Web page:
Oracle Corporation SPEC CPU Flags: Oracle-Solaris-Studio-x86_64

Compilers: Oracle Solaris Studio 12.3

Operating systems: Solaris 11

Last updated: 29-Mar-2012 gr

The text for many of the descriptions below was taken from the Oracle Studio Compiler Documentation, which is copyright © 2007-2012 Oracle Corporation, Inc. The original documentation can be found at

This document has both optimization flags (in the immediately following section) and a description of Platform Settings


Selecting one of the following will take you directly to that section:

Optimization Flags

Compiler Flags

Other Flags

Forbidden Flags

Commands and Options Used to Submit Benchmark Runs

submit=submit=echo 'pbind -b...' > dobmk; sh dobmk

submit=echo 'pbind -b...' > dobmk; sh dobmk
When running multiple copies of benchmarks, the SPEC config file feature submit is sometimes used to cause individual jobs to be bound to specific processors. If so, the specific command may be found in the config file; here is a brief guide to understanding that command:

Shell, Environment, and Other Software Settings

Platform settings

One or more of the following settings may have been applied to the testbed. If so, the "Platform Notes" section of the report will say so; and you can read below to find out more about what these settings mean.

/etc/system settings

When the file system flush daemon fsflush runs, it writes to disk all modified file buffers that are more than n seconds old.

0 = the OS may allocate remote pages if the size requested is readily available in a remote locality group (default)
1 = Set lgroup page allocation to strongly prefer local pages.

To increase the number of user processes derived by the system

Defines the number of entries in the directory name look-up cache (DNLC). This parameter is used by UFS, NFS, and ZFS to cache elements of path names that have been resolved.

Defines the soft limit on file descriptors that a single process can have open.

Controls the number of seconds between runs of the file system flush daemon, fsflush.

Controls the minimum amount of memory used in bytes by ZFS for caching of file system buffers.

Controls the maximum amount of memory used in bytes by ZFS for caching of file system buffers.

Other Configurations

In mirrored storage pool configuration, ZFS provides a RAID-Z configuration with either single or double parity fault tolerance. Single-parity RAID-Z is similar to RAID-5. Double-parity RAID-Z is similar to RAID-6.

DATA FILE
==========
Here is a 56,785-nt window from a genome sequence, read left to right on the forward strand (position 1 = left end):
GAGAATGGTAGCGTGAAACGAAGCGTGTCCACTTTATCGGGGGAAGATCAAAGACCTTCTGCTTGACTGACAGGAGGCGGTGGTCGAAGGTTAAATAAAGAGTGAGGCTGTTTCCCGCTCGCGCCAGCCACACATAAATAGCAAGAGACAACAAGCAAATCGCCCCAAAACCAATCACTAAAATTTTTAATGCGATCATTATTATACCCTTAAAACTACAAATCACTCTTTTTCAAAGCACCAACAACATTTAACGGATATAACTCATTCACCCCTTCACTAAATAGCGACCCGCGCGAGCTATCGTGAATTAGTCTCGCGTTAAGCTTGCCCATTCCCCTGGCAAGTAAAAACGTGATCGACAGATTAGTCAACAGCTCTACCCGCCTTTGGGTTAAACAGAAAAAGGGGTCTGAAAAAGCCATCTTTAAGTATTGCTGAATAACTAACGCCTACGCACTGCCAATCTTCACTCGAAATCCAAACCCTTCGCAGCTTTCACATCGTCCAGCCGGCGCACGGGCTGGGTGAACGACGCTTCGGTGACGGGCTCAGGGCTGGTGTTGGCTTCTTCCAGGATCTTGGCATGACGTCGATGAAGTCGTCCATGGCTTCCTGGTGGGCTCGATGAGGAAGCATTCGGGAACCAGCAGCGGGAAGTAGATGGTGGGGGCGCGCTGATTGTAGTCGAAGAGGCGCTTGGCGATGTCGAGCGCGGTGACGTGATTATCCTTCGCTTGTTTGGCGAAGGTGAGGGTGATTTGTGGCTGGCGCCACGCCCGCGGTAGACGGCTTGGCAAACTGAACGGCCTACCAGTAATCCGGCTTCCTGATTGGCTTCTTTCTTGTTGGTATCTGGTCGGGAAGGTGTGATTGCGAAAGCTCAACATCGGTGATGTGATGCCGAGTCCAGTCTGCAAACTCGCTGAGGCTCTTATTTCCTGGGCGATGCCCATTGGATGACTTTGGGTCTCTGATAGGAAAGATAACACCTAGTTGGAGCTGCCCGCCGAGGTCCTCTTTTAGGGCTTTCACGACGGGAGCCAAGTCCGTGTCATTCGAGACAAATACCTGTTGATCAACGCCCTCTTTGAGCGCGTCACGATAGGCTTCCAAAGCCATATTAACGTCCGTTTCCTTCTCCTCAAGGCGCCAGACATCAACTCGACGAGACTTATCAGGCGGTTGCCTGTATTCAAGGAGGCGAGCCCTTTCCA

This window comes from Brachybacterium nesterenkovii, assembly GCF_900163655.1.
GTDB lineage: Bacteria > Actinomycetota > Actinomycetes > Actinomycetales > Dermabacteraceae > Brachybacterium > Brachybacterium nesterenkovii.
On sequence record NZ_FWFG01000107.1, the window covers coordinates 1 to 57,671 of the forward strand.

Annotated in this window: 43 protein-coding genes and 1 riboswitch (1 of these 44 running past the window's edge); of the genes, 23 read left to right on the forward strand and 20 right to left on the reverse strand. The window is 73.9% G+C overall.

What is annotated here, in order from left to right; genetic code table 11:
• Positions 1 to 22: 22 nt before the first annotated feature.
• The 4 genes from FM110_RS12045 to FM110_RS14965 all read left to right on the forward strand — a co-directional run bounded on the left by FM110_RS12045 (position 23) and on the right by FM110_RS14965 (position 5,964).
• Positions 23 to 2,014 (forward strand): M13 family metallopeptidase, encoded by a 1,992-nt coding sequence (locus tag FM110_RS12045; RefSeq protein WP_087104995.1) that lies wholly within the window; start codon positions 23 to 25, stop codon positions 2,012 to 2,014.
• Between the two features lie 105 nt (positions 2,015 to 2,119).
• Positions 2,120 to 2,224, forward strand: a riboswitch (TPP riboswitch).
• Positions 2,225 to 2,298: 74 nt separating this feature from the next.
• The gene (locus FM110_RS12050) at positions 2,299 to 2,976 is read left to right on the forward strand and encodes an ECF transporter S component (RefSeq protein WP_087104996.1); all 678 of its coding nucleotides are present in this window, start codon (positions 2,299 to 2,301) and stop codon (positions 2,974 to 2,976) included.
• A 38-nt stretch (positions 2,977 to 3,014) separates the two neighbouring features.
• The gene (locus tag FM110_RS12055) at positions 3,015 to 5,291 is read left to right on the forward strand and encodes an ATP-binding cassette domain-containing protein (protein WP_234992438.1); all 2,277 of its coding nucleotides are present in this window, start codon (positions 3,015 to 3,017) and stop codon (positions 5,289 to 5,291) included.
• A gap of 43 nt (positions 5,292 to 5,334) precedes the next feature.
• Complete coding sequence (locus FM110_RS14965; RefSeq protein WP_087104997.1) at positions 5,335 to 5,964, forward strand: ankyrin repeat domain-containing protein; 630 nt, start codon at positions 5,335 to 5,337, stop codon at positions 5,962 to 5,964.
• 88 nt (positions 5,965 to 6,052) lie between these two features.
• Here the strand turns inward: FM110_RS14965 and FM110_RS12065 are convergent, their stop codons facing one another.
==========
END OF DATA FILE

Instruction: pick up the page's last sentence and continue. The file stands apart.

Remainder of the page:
Environment/shell variables

Enables (TRUE) or disables (FALSE) dynamic adjustment of the number of threads available for execution of parallel regions. The default is TRUE.

By default, libmtmalloc allocates 2*NCPUS buckets from which allocations occur. Threads share buckets based on their thread ID. If MTEXCLUSIVE is invoked, then 4*NCPUS buckets are used. Threads with thread id less than 2*NCPUS receive an exclusive bucket and thus do not need to use locks. Allocation perfor- mance for these buckets may be dramatically increased. One enabled MTEXCLUSIVE can not be dis- abled. This feature can be enabled by setting the MTMALLOC_OPTION MTEXCLUSIVE to "Y" or "y" or any- thing beginning with "y". Alternatively it can be enabled by a call to mallocctl(3MALLOC).

Enables or disables nested parallelism. Value is either TRUE or FALSE. The default is FALSE.

If programs have been compiled with -xautopar, this environment variable can be set to the number of processors that programs should use.

If programs have been compiled with -xautopar, this environment variable can be set to the number of processors that programs should use.

Set the size of the stack (temporary storage area) for each slave thread of a multithreaded program.

This environment variable can be used to bind the LWPs (lightweight processes) managed by the microtasking library, libmtsk, to processors. Performance can be enhanced with processor binding, but performance degradation will occur if multiple LWPs are bound to the same processor.
The value for SUNW_MP_PROCBIND can be:

Integers in the above denote the "logical" processor IDs to which the LWPs are to be bound. Logical processor IDs are consecutive integers that start with 0, and may or may not be identical to the actual processsor IDs. If n processors are available online, then their logical processor IDs are 0, 1, ..., n-1.
By default, LWPs are not bound to processors. It is left up to the operating system, Solaris, to schedule LWPs onto processors.
If the value "TRUE" is used, the operating system will bind processes to processors, starting with processor 0.
If the value "SCATTER" is used, then the threads will be bound to virtual processors that are far apart.

Controls the end-of-task status of each helper thread executing the parallel part of a program. You can set the value to spin, sleep ns, or sleep nms. The default is SPIN -- the thread spins (or busy-waits) after completing a parallel task until a new parallel task arrives. You can set the value to be one of the following: SLEEP( times), SLEEP(timems), SLEEP( timemc), where time is an integer that specifies an amount of time, and s, ms, and mc specify the time unit (seconds, milli-seconds, and micro-seconds, respectively).

ulimit -s <n>
Sets the stack size to n kbytes, or "unlimited" to allow the stack size to grow without limit.